‘Modern slavery’ draws more attention as new bill increases pressure on Ottawa to act

‘Modern slavery’ draws more attention as new bill increases pressure on Ottawa to act

‘Modern slavery’ draws more attention as new bill increases pressure on Ottawa to act

Pressure is mounting on Parliament Hill for the government to take action on international slave labour even as another bill meant to bring scrutiny to Canadian firms doing business abroad was introduced in the House of Commons on Tuesday.

John McKay said the private member’s bill, introduced by his fellow Liberal MP Marcus Powlowski, is one of a number of developments he thinks shows Ottawa is on the cusp of taking some action to combat forced labour.

“I’m getting calls from the relevant ministers offices saying, ‘We’re prepared to do something,’” McKay told the Star, also pointing out four of the new mandate letters for cabinet members last year asked for action on the issue.

Forced labour around the world is being discussed more frequently of late, mainly over concerns about the practice in China’s northwestern Xinjiang Uyghur Autonomous Region.

Accusations of genocide against the Uyghur people have increased in recent years, particularly the use of internment camps with some estimates suggesting up to two million people may have been detained in them over time. China insists the camps are vocational training centres.

Stories of Uyghurs subjected to abuse, torture and forced labour have drawn attention as other nations, like the United States, introduce legislation meant to ensure products made from it don’t enter the country.

Tuesday’s bill, which isn’t directed specifically at Xinjiang but at slave labour worldwide, comes a day after virtually the same bill, introduced in the Senate in 2020 by Sen. Julie Miville-Dechêne, began being studied at committee in Ottawa. McKay was behind the initial drafts of both bills.

Powlowski introduced the bill into the house because he had a better slot for private member’s business, McKay said.

But pressure for the federal government to act also touched on the finance sector last week.

On Feb. 4, a collection of current and former parliamentarians wrote a letter to Deputy Prime Minister and Minister of Finance Chrystia Freeland, raising concerns about Canadian pension funds investing in China-based firms complicit in human rights abuses in Xinjiang. The letter asks Ottawa to pass a “Modern Slavery Act” that includes regulations about pension fund investments.

The missive comes months after a report by the human rights group Hong Kong Watch highlighted Canadian pension fund investments in such companies.

Those named in the report include the British Columbia Investment Management Corp. (BCI), a pension management firm for the province’s government employees, and Caisse de dépôt et placement du Québec (CDPQ), a similar firm in Quebec. (The Canada Pension Plan Investment Board has also been included in Hong Kong Watch’s research.)

Conservative Sen. Leo Housakos is one of nine people who signed the letter to Freeland and said he hopes the government “seizes it as an opportunity” to address the issue.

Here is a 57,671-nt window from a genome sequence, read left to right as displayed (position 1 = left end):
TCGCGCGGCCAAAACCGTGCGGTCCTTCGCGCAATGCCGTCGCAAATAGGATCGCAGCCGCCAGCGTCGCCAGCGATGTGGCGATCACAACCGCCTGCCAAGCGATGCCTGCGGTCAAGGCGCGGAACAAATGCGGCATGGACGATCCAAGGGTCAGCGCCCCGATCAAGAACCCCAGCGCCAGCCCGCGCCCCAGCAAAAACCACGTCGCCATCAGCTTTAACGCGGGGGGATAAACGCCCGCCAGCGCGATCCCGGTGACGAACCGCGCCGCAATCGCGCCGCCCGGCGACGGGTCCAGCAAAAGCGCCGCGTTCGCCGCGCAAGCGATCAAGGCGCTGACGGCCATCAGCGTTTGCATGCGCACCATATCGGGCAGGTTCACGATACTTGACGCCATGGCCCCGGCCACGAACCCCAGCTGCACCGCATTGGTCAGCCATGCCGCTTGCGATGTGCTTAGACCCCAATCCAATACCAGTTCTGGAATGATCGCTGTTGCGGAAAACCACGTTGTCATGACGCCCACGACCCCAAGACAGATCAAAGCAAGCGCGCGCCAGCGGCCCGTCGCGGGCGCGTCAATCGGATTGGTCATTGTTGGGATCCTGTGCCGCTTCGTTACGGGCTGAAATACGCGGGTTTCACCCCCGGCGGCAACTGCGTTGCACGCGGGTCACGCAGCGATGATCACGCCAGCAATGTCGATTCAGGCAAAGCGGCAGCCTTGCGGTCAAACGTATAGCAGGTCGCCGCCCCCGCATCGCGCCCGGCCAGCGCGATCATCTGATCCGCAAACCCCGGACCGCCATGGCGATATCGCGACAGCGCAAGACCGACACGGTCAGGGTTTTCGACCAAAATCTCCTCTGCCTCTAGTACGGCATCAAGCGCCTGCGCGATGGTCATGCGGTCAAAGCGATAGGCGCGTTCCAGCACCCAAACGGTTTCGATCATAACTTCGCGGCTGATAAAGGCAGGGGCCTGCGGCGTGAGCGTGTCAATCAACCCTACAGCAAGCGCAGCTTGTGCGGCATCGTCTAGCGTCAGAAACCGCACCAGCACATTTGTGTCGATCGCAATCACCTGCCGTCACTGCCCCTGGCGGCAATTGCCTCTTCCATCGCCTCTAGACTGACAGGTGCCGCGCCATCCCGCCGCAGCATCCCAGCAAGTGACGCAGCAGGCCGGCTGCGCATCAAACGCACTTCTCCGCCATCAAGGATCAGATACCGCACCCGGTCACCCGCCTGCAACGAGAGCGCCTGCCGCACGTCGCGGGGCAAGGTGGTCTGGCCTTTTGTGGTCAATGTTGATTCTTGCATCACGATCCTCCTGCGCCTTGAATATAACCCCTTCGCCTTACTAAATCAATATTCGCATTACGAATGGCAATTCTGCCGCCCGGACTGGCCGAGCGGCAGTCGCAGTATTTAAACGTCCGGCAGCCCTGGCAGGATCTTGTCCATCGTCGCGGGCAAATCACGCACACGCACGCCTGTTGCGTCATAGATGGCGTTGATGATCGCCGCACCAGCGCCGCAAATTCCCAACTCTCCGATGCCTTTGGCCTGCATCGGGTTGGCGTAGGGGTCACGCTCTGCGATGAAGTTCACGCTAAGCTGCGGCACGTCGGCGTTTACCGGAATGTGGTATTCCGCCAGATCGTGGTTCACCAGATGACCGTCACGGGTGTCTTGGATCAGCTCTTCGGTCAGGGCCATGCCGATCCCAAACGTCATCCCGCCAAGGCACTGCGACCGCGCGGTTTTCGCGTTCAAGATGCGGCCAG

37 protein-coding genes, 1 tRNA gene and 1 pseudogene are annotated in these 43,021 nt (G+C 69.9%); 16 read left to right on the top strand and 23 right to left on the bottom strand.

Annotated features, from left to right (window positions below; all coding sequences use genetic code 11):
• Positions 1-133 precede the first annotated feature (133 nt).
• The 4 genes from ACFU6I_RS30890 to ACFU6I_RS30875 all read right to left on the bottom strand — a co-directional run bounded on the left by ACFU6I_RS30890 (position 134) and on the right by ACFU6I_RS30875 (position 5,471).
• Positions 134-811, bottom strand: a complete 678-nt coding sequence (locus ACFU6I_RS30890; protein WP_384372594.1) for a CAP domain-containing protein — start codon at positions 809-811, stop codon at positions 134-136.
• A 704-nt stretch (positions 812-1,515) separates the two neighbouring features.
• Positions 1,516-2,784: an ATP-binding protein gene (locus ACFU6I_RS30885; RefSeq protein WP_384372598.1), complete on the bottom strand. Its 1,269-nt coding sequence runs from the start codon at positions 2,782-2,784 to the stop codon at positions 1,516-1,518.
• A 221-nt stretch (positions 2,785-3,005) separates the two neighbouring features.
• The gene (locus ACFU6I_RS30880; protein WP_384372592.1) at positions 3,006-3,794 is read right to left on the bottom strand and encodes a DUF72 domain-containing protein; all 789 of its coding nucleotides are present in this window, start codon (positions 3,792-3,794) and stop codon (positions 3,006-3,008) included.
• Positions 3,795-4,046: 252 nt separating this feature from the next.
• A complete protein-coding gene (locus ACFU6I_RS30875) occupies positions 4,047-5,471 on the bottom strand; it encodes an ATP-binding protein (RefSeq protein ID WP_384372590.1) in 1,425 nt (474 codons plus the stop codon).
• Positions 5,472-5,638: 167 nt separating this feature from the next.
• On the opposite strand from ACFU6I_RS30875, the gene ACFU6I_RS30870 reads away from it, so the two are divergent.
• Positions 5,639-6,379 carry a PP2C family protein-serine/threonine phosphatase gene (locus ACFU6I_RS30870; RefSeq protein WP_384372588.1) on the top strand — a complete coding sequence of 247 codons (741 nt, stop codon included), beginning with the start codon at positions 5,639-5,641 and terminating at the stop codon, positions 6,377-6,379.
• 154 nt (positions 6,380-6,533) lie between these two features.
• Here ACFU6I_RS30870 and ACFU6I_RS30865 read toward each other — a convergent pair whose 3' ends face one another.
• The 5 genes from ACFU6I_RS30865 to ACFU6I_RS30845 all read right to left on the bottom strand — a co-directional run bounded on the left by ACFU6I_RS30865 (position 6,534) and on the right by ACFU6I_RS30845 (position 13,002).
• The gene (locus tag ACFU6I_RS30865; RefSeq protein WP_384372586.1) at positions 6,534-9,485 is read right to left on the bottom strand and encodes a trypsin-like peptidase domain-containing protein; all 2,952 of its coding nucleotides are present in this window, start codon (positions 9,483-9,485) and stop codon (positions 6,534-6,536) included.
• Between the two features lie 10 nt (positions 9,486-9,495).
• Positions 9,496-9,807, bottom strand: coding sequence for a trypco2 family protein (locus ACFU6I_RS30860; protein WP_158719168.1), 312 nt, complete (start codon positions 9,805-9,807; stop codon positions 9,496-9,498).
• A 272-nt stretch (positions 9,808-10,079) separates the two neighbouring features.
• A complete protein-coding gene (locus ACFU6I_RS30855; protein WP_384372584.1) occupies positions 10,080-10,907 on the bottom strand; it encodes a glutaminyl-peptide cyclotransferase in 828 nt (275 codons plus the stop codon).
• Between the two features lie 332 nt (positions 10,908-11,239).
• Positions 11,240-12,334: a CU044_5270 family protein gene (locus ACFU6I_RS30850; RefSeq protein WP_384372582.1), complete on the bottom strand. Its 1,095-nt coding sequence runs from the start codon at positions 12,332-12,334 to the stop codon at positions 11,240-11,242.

“Canadians are decent people,” Housakos said. “I know in my heart of hearts that Canadians don’t want to enrich themselves on the back of slave labour anywhere in the world.”

The pension funds have policies about investing responsibly. CDPQ calls on its investments to conduct operations “with due regard for rights and fundamental freedoms enshrined in legislation” and “prohibiting any form of discrimination,” according to the company’s publicly available policies.

CDPQ media relations adviser Kate Monfette said the investor respects any sanctions Canada may place and follows a “broad and rigorous” process to meet its investment criteria. Monfette wouldn’t speak to the letter directly, however: “We do not comment on political matters.”

BCI, meanwhile, says it takes social considerations into account when investing, but did not respond to a request for comment. Housakos said the funds need to start heeding their own policies.

“They have a responsibility to maintain the standards Canadian expect of our government, of ourselves, of our own society,” he said.

Housakos said he has not received a reply from Freeland. Asked by the Star for comment, federal Minister of Labour Seamus O’Regan’s office released a statement referencing his mandate letter’s call to address forced labour, and saying Canada closely monitors supply chains to keep out items made using it.

Last year, the Star published a report detailing investments of the Canada Pension Plan Investment Board into companies building equipment for the Chinese military.

The fund had invested in firms the U.S. had barred American companies from investing in, due to their ties to China’s military and surveillance apparatus. At the time, the Canada Pension Plan told the Star its investments were “dynamic and fast changing.”

Meanwhile, Miville-Dechêne said, while her bill does not specifically address pension funds, those funds could be affected, because managers would have to take such labour reports into consideration when deciding where to invest.

“It’s about time to look more seriously into their investment policies,” Miville-Dechêne said of the letter. “I believe this initiative is good.”

As her senate bill undergoes study, Miville-Dechêne said she isn’t partial to whether her bill or the one introduced to the house ultimately becomes law, as long as some action is taken.

If passed her bill would, among other measures, compel companies in Canada to report annually on their efforts to prevent or reduce forced and child labour in their supply chains.